Genre: Tactical RPG
Every fan’s dream is a crossover of his favorite titles. And in my case, this is what Battle Moon Wars is all about! To see my beloved Type-moon creations all interacting in one game is something to be really hyped about, even if it’s just doujin soft.
What’s a doujin soft? They are games created by Japanese hobbyists more for fun than for profit; essentially, the Japanese equivalent of independent video games.
TVTropes writes about Battle Moon Wars:
“Take the three major facets of the Nasuverse: Tsukihime, Fate/stay night and Kara no Kyoukai. Then mix them together into a Massive Multiplayer Crossover, and add a duo of original characters on top. Through four acts, what starts as a not-so simple maidnapping explodes into a new Grail War, as one by one, a mysterious enemy is bringing back defeated villains from Nasuverse past, with shiny new power boosts to boot.”
We get to assume the roles of either these two characters: Takumi, specializing in melee combat (high HP & strength, and far moving distance) and Haruna, who can attack from afar (low HP & average strength, and has little coverage when moving around). The game made these originals probably to avoid having any special treatment to any single title.
They both work for Shin’i, an organization that uses magitek and prevents the supernatural from preying on humans, as well as encourage cooperation and co-existence between the neutral supernaturals. You’ll be seeing the story from their point of view as they interact with the various Type-moon characters.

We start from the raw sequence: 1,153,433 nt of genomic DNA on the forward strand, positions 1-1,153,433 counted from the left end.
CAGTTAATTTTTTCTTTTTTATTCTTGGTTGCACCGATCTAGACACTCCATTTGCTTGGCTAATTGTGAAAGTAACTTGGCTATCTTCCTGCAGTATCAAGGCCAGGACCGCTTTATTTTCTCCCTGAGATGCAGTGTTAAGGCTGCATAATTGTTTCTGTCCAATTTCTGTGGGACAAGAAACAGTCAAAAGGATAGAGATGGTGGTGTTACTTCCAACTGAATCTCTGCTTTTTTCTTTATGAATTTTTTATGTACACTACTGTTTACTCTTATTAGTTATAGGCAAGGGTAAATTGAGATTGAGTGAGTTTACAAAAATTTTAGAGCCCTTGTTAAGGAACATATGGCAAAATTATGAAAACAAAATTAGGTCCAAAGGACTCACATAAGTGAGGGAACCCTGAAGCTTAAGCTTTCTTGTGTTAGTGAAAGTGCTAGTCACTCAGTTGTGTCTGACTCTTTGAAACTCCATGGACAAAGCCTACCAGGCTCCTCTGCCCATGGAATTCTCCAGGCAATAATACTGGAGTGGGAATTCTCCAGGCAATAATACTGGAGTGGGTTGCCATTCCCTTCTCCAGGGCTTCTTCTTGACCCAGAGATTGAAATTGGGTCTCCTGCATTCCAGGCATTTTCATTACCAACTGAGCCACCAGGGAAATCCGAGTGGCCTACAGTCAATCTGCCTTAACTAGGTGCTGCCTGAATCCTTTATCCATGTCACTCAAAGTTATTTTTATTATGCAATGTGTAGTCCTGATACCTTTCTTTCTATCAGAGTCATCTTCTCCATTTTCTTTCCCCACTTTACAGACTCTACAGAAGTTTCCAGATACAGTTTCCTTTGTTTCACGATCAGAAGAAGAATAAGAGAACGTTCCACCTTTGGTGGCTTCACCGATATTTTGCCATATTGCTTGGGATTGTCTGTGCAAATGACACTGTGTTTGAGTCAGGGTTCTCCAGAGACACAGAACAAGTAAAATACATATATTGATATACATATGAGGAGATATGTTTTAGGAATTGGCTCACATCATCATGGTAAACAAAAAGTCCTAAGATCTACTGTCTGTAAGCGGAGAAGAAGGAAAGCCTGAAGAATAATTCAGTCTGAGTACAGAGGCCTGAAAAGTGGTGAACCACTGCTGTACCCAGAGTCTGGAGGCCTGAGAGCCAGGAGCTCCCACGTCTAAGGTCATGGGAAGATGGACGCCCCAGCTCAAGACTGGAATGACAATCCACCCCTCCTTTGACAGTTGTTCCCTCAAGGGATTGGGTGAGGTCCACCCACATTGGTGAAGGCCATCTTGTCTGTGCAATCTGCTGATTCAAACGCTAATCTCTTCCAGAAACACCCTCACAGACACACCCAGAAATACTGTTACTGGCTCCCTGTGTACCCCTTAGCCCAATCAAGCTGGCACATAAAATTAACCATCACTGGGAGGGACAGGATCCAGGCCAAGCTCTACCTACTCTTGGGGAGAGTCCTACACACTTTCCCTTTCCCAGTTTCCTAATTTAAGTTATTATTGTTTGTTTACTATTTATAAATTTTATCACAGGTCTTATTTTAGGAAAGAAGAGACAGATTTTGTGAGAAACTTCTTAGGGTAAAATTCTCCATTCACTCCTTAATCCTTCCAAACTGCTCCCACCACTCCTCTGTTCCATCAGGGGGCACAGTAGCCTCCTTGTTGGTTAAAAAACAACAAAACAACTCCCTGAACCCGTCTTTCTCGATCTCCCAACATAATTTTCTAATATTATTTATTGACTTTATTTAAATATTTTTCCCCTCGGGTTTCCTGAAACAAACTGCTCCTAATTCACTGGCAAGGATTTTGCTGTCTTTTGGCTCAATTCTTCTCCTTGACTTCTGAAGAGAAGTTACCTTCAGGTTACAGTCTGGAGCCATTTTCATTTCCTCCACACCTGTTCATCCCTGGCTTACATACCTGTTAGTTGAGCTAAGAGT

The Super Route (Takumi) would deal more on Shingetsutan Tsukihime, while the Real Route (Haruna) would be more on Fate/Stay Night: Heaven’s Feel Route. Though after finishing the game, you can start a New Game Plus where you can carry over your powered-up characters, and get the most out of both stories.
The gameplay mostly switches between character dialogues super-imposed on locational backgrounds to progress the story, and the actual turn-based battles themselves, which are very reminiscent of Final Fantasy Tactics. The story is good as the writers were able to come up with concept where all the different titles are taken into account.
Just like Final Fantasy Tactics (and chess), the battles will always be on a map/game board where you’ll control several super-deformed characters with different abilities, and can only move a certain limited distance per turn. To win, each battle has certain conditions for you to achieve. But most of the time you’re just gonna need to kill ’em all.
The math balance behind character stats, skills, and the level up system are actually pretty good. Attack, damage taken, and chances of evasion would depend on the stats and distance of the characters involved. They can be augmented by casting a spirit skill at the start of the turn. The percentage of success of both characters will be shown while you decide your move.
Signature attacks of characters contain brief cutscenes to make the battles more visually captivating, but one can get tired in seeing them after a few times. This can be turned off at the start before accepting a skirmish.
After every battle will be an intermission scene where you can upgrade your characters through BP (Stats & Weapons) and FP Points (Skills & Abilities), as well as use stat-boosting items.
My favorite eye-candy? Tohno Shiki and Ryougi Shiki’s combination attack!